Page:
While Jesus’s death initially seemed to mean that Jesus was someone who was powerless to stop unjust institutions from killing the innocent, according to the Gospel authors, Jesus’s death was not the end of the story. Each gospel account ends by recounting how Jesus rose from the dead and appeared to his disciples to prove to them that he had the power to defeat death.
After spending some time encouraging his disciples, Jesus then ascended to his throne in the heavens. However, before leaving earth, Jesus promised that after his ascent he would provide his followers with the power they needed to carry on his mission.
You will receive power when the Holy Spirit has come upon you; and you shall be My witnesses both in Jerusalem, and in all Judea and Samaria, and even to the remotest part of the earth.
- Acts 1:8
Here Jesus made it clear that the power Jesus would send down upon his followers was none other than the Holy Spirit. This life-creating Spirit of God was the same power that had raised Jesus from the dead. Fittingly, the Holy Spirit would also empower Jesus’s disciples to serve as witnesses who would themselves plead Jesus’s case. They believed that by telling the truth, the whole truth and nothing but the truth about Jesus they could help to free people from the way that leads to death and lead them along the way that leads to life. This act of transforming death into life through a prophetic witness is exactly the reason that Kendrick’s power is here on earth.
Moreover, the idea of a spirit enabling someone to communicate a divinely inspired message is at the heart of biblical prophecy, as we mentioned during our discussion of To Pimp a Butterfly in the post and episode for S5E2. Kendrick makes this connection clear on the final line of the verse where he tells us to “Salute the truth when the prophet say.”
In addition to once again claiming that he is a prophet, Kendrick’s use of the word “truth” seems to also be a reference to one of the last teachings that Jesus gave his disciples before he was arrested and put on trial.
“When the Advocate comes, whom I shall send to you from the Father, the Spirit of Truth who proceeds from the Father, He will testify of Me. And you also will bear witness, because you have been with Me from the beginning.”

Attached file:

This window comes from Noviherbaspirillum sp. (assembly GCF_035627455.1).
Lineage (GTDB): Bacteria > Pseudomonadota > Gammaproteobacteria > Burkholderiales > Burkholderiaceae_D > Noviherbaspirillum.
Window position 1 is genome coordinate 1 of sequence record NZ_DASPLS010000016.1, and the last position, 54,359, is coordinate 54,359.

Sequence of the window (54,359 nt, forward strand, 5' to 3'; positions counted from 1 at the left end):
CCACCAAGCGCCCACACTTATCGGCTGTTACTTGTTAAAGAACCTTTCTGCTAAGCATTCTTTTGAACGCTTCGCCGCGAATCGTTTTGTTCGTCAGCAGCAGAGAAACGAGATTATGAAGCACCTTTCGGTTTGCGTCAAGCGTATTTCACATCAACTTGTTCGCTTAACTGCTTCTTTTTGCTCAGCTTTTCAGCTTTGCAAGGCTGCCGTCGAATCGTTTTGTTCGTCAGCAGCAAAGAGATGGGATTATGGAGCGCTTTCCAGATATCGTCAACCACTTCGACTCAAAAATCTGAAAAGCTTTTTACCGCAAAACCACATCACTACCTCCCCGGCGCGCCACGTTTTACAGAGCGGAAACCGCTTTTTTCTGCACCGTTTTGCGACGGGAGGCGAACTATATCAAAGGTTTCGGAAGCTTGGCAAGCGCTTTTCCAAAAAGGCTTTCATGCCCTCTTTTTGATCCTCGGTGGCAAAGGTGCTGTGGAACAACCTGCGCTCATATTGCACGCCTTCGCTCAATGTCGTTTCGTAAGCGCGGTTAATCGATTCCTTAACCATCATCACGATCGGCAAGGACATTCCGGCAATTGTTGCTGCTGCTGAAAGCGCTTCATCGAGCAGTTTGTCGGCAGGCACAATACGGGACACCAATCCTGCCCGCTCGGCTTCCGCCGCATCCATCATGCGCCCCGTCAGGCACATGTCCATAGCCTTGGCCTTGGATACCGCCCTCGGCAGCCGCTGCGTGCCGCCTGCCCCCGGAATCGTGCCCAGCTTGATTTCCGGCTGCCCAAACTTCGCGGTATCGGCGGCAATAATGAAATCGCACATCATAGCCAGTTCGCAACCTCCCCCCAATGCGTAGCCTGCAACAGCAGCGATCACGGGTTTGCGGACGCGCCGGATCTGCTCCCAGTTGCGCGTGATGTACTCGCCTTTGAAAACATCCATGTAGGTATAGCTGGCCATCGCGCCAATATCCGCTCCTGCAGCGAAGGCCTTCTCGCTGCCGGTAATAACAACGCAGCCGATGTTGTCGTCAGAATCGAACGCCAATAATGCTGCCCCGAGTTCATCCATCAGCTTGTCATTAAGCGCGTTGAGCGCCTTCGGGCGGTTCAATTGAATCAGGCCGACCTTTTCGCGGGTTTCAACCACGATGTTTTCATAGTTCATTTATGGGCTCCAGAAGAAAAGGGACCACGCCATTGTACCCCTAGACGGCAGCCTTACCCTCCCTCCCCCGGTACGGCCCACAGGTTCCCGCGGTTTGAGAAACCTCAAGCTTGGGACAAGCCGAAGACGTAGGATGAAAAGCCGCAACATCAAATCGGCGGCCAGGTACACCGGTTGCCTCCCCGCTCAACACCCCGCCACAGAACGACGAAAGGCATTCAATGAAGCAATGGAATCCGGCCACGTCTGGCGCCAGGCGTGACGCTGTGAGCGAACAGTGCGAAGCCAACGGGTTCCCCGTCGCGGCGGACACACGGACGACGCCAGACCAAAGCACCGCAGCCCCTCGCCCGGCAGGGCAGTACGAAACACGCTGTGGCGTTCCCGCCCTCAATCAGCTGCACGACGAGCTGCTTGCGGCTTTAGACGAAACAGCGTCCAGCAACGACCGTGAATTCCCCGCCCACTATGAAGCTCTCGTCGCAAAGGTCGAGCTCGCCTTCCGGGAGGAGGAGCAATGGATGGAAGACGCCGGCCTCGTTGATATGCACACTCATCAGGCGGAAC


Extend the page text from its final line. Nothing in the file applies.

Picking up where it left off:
“When he, the Spirit of Truth, comes, he will guide you into all truth.”
- John 15:26–27,16:13
Here we see that another name for the Holy Spirit is the Spirit of Truth. It thus follows that those who are filled with the Spirit of Truth will be empowered to tell the truth about Jesus and thus serve as the witnesses who plead his case. This connection between Jesus and the Spirit of Truth is further highlighted in another part of the same passage where Jesus says:
“I am the way, the truth and the life “
- John 14:6
Essentially, Jesus was claiming to be the very embodiment of “the truth.” If Jesus is the truth, that means that the Spirit of Truth is the way that humans share in Jesus’s own pattern of thoughts and emotions. Hence. by telling us to salute the truth, Kendrick is telling us to salute Jesus and recognize the authority that is held by Jesus, the king who reigns over heaven and earth.
This emphatic ending to the first verse of “DNA.” might make us think that Kendrick will now follow Jesus’s example of weakness, forgiveness, and sacrificial love. However, we soon find that it does not take much opposition for Kendrick to revert to his old patterns of thoughts and emotions
“This is why I say that hip hop has done more damage to young African Americans than racism in recent years”
During the bridge of “DNA.”, we hear another audio clip from the same FOX News segment at the end of “BLOOD.” in which Eric Bolling and Kimberly Guilfoyle were discussing how they simply did not like Kendrick’s BET award sir performance of “Alright.” This clip that we hear in the bridge features a third host named Geraldo Rivera who boldly declares that hip hop has done more damage to the black community than racism in recent years. Kendrick apparently takes offense to this statement because he cannot even let Geraldo finish speaking before he delivers an angry rebuttal.
“I live a better life, I’m rollin’ several dice, fuck your life”